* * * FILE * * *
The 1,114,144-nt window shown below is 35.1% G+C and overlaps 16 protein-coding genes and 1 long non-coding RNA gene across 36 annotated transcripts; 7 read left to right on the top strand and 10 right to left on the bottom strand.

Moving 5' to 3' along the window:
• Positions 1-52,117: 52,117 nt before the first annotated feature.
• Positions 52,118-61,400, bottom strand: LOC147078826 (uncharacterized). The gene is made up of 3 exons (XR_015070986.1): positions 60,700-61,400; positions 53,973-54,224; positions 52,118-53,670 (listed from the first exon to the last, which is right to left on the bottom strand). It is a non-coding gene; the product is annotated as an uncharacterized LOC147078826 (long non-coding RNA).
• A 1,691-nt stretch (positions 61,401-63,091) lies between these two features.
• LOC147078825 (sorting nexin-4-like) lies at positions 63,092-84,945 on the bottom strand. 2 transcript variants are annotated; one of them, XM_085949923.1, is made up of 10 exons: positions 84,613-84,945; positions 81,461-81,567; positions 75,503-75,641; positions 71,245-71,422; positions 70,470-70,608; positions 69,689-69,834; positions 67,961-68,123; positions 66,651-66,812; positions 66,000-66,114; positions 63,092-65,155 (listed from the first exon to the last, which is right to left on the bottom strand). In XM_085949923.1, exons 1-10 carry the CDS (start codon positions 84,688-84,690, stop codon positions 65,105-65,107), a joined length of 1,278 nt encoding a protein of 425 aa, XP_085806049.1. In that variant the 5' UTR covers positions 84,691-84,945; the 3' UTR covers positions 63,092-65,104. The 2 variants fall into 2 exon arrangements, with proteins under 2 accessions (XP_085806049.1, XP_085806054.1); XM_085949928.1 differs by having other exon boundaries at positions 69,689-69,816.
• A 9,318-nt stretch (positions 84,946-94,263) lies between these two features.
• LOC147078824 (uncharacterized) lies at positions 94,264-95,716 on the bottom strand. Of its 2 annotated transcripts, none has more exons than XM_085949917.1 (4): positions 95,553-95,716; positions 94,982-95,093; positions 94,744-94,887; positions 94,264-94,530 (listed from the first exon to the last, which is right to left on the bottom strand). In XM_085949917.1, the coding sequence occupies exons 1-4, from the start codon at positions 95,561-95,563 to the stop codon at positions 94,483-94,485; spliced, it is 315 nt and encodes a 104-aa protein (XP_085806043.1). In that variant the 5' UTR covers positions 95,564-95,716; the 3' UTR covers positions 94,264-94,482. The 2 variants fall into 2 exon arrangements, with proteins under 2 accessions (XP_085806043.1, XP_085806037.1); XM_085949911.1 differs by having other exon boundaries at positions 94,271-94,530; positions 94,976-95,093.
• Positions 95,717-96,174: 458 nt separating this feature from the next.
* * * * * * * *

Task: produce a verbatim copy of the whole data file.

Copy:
The 1,114,144-nt window shown below is 35.1% G+C and overlaps 16 protein-coding genes and 1 long non-coding RNA gene across 36 annotated transcripts; 7 read left to right on the top strand and 10 right to left on the bottom strand.

Moving 5' to 3' along the window:
• Positions 1-52,117: 52,117 nt before the first annotated feature.
• Positions 52,118-61,400, bottom strand: LOC147078826 (uncharacterized). The gene is made up of 3 exons (XR_015070986.1): positions 60,700-61,400; positions 53,973-54,224; positions 52,118-53,670 (listed from the first exon to the last, which is right to left on the bottom strand). It is a non-coding gene; the product is annotated as an uncharacterized LOC147078826 (long non-coding RNA).
• A 1,691-nt stretch (positions 61,401-63,091) lies between these two features.
• LOC147078825 (sorting nexin-4-like) lies at positions 63,092-84,945 on the bottom strand. 2 transcript variants are annotated; one of them, XM_085949923.1, is made up of 10 exons: positions 84,613-84,945; positions 81,461-81,567; positions 75,503-75,641; positions 71,245-71,422; positions 70,470-70,608; positions 69,689-69,834; positions 67,961-68,123; positions 66,651-66,812; positions 66,000-66,114; positions 63,092-65,155 (listed from the first exon to the last, which is right to left on the bottom strand). In XM_085949923.1, exons 1-10 carry the CDS (start codon positions 84,688-84,690, stop codon positions 65,105-65,107), a joined length of 1,278 nt encoding a protein of 425 aa, XP_085806049.1. In that variant the 5' UTR covers positions 84,691-84,945; the 3' UTR covers positions 63,092-65,104. The 2 variants fall into 2 exon arrangements, with proteins under 2 accessions (XP_085806049.1, XP_085806054.1); XM_085949928.1 differs by having other exon boundaries at positions 69,689-69,816.
• A 9,318-nt stretch (positions 84,946-94,263) lies between these two features.
• LOC147078824 (uncharacterized) lies at positions 94,264-95,716 on the bottom strand. Of its 2 annotated transcripts, none has more exons than XM_085949917.1 (4): positions 95,553-95,716; positions 94,982-95,093; positions 94,744-94,887; positions 94,264-94,530 (listed from the first exon to the last, which is right to left on the bottom strand). In XM_085949917.1, the coding sequence occupies exons 1-4, from the start codon at positions 95,561-95,563 to the stop codon at positions 94,483-94,485; spliced, it is 315 nt and encodes a 104-aa protein (XP_085806043.1). In that variant the 5' UTR covers positions 95,564-95,716; the 3' UTR covers positions 94,264-94,482. The 2 variants fall into 2 exon arrangements, with proteins under 2 accessions (XP_085806043.1, XP_085806037.1); XM_085949911.1 differs by having other exon boundaries at positions 94,271-94,530; positions 94,976-95,093.
• Positions 95,717-96,174: 458 nt separating this feature from the next.